Being then told that if sickness doesn't improve, could face disciplinary meetings, possibly adjustments, redeployment, under capability procedures, or even medically retired if they can't find a use for you.
    No wonder people do their best to come in. Then they + the patients pays the price when things snap, not the management.

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  • Anonymous | 2-Aug-2014 7:57 am
    We have similar at our trust but a specific person is not employed to monitor it, it is done by the manager. Recently I had 3 episodes of sickness,one for stress, all certificated by a GP. I was given the "If this doesn't improve" speech which increased my stress levels. Result next time I was ill I dragged myself in and then was told off because my work wasn't up to scratch. You just can't win

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  • michael stone

    kathryn lingard | 2-Aug-2014 10:27 am

    I have got a cousin, who isn't a nurse but who was doing night-work, and he decided to go back to work 'too early' after, I think it was, a bout of flu. He afterwards told me 'That I spent the entire night trying to huddle next to a radiator, as I felt absolutely frozen anywhere else'.

    So 'dragging yourself in' - especially if you could potentially screw up something important - isn't helpful, and people should not be pressured into turning up while still not sufficiently recovered.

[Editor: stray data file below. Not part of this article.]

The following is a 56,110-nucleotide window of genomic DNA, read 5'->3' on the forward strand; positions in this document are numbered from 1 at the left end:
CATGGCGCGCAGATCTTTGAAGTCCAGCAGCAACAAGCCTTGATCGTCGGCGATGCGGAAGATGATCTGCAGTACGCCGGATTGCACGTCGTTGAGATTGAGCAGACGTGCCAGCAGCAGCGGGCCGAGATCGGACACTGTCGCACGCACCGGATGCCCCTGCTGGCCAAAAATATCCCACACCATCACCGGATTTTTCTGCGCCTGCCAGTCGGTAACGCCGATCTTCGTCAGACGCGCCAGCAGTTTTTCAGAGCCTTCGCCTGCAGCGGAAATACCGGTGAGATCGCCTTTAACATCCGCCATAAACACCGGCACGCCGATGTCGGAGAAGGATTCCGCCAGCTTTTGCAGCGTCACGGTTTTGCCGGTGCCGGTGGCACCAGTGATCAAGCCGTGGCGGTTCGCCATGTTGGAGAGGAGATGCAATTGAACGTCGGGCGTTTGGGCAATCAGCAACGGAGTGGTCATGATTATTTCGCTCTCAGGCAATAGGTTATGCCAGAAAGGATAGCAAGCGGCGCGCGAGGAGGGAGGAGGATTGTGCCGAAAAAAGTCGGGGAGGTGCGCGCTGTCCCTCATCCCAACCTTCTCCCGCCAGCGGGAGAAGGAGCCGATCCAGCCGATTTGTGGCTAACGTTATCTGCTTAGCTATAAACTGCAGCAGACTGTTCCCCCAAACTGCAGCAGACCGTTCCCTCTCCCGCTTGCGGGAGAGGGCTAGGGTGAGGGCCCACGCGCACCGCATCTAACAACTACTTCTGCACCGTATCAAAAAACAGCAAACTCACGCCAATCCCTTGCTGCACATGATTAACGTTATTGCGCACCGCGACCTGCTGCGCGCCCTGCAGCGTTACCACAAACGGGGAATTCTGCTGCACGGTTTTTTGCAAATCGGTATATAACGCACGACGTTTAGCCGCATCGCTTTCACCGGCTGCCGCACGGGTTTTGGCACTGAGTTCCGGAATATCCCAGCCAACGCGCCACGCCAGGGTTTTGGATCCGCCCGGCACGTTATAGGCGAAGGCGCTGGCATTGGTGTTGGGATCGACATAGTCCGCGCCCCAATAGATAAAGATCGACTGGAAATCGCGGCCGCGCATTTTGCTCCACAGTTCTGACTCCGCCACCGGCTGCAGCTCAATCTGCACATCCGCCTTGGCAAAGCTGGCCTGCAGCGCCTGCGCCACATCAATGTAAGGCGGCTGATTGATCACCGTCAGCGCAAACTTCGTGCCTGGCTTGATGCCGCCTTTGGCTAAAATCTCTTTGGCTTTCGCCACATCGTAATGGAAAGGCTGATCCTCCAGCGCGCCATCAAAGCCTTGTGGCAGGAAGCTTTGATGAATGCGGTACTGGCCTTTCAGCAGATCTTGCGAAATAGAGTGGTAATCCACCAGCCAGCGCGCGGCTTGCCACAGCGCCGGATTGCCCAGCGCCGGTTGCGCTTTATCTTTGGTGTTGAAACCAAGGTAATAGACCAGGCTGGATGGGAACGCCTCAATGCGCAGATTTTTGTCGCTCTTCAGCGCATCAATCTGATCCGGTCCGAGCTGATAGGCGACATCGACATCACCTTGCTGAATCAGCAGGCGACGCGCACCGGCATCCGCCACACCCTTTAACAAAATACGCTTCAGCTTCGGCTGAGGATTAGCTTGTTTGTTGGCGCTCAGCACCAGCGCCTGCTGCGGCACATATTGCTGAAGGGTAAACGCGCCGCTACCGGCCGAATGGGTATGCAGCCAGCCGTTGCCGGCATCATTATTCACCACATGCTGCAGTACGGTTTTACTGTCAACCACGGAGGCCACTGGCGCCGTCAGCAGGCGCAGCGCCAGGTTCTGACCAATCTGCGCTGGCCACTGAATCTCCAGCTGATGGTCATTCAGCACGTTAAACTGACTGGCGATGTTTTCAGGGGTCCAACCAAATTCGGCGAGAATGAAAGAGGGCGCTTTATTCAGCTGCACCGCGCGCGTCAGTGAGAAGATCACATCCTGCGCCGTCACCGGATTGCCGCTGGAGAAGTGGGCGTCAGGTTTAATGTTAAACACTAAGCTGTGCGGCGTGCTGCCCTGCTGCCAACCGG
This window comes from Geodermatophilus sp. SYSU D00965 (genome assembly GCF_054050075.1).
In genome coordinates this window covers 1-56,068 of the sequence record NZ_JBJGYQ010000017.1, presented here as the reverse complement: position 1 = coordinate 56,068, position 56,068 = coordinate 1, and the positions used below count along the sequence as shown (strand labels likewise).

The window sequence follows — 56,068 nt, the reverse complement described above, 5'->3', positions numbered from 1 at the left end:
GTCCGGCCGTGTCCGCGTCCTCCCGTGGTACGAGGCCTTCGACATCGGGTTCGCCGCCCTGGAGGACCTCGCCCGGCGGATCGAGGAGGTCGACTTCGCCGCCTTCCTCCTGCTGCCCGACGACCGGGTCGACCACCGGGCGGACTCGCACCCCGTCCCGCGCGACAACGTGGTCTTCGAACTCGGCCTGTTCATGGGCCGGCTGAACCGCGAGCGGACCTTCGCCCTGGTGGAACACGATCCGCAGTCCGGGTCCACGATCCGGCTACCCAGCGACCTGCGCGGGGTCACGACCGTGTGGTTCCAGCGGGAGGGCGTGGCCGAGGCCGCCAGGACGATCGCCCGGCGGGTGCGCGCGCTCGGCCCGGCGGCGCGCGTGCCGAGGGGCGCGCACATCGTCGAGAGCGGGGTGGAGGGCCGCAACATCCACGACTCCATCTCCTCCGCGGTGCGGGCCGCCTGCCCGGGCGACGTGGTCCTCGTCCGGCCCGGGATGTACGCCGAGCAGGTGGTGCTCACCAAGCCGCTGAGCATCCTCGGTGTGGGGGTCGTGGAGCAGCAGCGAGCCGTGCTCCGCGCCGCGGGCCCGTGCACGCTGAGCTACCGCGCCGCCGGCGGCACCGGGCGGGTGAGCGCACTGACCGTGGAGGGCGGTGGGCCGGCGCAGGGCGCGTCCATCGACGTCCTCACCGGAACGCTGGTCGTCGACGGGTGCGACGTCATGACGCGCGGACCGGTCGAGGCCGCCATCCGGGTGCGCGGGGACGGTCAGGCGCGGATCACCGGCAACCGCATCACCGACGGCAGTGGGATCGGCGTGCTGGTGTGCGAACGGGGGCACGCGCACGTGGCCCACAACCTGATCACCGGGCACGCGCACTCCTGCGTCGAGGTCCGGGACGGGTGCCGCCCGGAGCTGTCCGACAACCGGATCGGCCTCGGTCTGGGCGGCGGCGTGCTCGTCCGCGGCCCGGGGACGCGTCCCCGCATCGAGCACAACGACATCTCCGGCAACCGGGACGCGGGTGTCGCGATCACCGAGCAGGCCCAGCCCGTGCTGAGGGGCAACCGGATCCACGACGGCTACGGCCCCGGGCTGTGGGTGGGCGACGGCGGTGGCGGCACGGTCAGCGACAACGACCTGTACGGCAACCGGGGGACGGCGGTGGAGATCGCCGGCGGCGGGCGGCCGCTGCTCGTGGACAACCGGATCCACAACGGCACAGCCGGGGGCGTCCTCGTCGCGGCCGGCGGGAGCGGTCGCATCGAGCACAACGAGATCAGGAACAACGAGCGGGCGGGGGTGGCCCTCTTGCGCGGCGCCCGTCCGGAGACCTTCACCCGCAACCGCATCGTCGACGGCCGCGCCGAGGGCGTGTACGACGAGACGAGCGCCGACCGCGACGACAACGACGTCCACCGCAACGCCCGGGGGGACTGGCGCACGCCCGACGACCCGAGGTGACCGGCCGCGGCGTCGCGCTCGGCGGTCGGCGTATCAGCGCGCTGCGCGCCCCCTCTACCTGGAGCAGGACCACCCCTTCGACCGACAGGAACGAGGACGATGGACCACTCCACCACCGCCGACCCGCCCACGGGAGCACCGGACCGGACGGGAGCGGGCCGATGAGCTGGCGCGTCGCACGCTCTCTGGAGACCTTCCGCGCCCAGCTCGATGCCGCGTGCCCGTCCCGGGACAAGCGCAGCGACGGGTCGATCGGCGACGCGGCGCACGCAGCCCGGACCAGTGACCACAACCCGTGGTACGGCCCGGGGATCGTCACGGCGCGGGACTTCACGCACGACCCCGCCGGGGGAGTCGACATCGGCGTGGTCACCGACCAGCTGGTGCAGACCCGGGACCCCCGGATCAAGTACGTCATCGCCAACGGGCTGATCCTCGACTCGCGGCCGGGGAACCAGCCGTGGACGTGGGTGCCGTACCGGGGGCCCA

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  • As much as Flexibility in work palce, support by clinical leads, managers and regular supervision has significantly help reduce sickness abscence from work.
    We should also bear in mind that few staff still manage to drag themselves to work where a little rest could have increase their performance within that short period for fear of sitting across manager's desk to give details about an illness which GP/medics has gone through with then. Not many staff want to disclose details of an illness for fears of this being the talk of the whole team resulting in labelling, hence many doctor's /clinic appointment are arranged on day offs.
    Forcing oneself to work when not 100% fit has always result in putting preassure from increase avoidable work load and stress on other staff.